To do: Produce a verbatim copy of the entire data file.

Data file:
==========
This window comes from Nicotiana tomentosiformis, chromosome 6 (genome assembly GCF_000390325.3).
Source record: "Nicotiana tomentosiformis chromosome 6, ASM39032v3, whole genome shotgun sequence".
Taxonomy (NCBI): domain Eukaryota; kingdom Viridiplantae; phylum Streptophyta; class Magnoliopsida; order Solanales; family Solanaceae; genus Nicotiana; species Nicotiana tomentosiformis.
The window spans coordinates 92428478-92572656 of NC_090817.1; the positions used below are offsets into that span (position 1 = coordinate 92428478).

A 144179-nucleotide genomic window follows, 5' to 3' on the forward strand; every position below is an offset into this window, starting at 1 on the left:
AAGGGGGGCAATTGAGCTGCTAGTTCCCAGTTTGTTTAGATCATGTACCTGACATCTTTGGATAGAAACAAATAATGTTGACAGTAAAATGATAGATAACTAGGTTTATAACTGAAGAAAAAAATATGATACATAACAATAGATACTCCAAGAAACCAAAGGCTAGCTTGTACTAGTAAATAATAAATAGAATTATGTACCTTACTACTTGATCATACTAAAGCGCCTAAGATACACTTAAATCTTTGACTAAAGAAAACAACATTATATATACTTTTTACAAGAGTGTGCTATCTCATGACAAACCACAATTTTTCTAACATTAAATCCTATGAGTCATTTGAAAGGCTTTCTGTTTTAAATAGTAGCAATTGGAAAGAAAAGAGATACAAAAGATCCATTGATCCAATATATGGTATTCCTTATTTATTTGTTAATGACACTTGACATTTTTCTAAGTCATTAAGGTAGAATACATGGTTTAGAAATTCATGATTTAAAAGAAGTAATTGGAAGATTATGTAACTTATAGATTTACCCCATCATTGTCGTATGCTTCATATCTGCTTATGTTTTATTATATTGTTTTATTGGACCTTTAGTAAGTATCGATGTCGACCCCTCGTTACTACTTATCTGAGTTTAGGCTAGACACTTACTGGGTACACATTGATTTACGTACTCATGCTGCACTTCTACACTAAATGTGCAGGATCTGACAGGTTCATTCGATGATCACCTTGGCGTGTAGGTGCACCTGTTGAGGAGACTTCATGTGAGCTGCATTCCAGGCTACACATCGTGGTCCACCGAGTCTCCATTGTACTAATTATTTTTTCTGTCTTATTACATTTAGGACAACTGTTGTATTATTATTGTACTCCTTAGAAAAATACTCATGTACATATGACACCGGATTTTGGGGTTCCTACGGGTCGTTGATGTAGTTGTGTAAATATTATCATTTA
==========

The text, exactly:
This window comes from Nicotiana tomentosiformis, chromosome 6 (genome assembly GCF_000390325.3).
Source record: "Nicotiana tomentosiformis chromosome 6, ASM39032v3, whole genome shotgun sequence".
Taxonomy (NCBI): domain Eukaryota; kingdom Viridiplantae; phylum Streptophyta; class Magnoliopsida; order Solanales; family Solanaceae; genus Nicotiana; species Nicotiana tomentosiformis.
The window spans coordinates 92428478-92572656 of NC_090817.1; the positions used below are offsets into that span (position 1 = coordinate 92428478).

A 144179-nucleotide genomic window follows, 5' to 3' on the forward strand; every position below is an offset into this window, starting at 1 on the left:
AAGGGGGGCAATTGAGCTGCTAGTTCCCAGTTTGTTTAGATCATGTACCTGACATCTTTGGATAGAAACAAATAATGTTGACAGTAAAATGATAGATAACTAGGTTTATAACTGAAGAAAAAAATATGATACATAACAATAGATACTCCAAGAAACCAAAGGCTAGCTTGTACTAGTAAATAATAAATAGAATTATGTACCTTACTACTTGATCATACTAAAGCGCCTAAGATACACTTAAATCTTTGACTAAAGAAAACAACATTATATATACTTTTTACAAGAGTGTGCTATCTCATGACAAACCACAATTTTTCTAACATTAAATCCTATGAGTCATTTGAAAGGCTTTCTGTTTTAAATAGTAGCAATTGGAAAGAAAAGAGATACAAAAGATCCATTGATCCAATATATGGTATTCCTTATTTATTTGTTAATGACACTTGACATTTTTCTAAGTCATTAAGGTAGAATACATGGTTTAGAAATTCATGATTTAAAAGAAGTAATTGGAAGATTATGTAACTTATAGATTTACCCCATCATTGTCGTATGCTTCATATCTGCTTATGTTTTATTATATTGTTTTATTGGACCTTTAGTAAGTATCGATGTCGACCCCTCGTTACTACTTATCTGAGTTTAGGCTAGACACTTACTGGGTACACATTGATTTACGTACTCATGCTGCACTTCTACACTAAATGTGCAGGATCTGACAGGTTCATTCGATGATCACCTTGGCGTGTAGGTGCACCTGTTGAGGAGACTTCATGTGAGCTGCATTCCAGGCTACACATCGTGGTCCACCGAGTCTCCATTGTACTAATTATTTTTTCTGTCTTATTACATTTAGGACAACTGTTGTATTATTATTGTACTCCTTAGAAAAATACTCATGTACATATGACACCGGATTTTGGGGTTCCTACGGGTCGTTGATGTAGTTGTGTAAATATTATCATTTA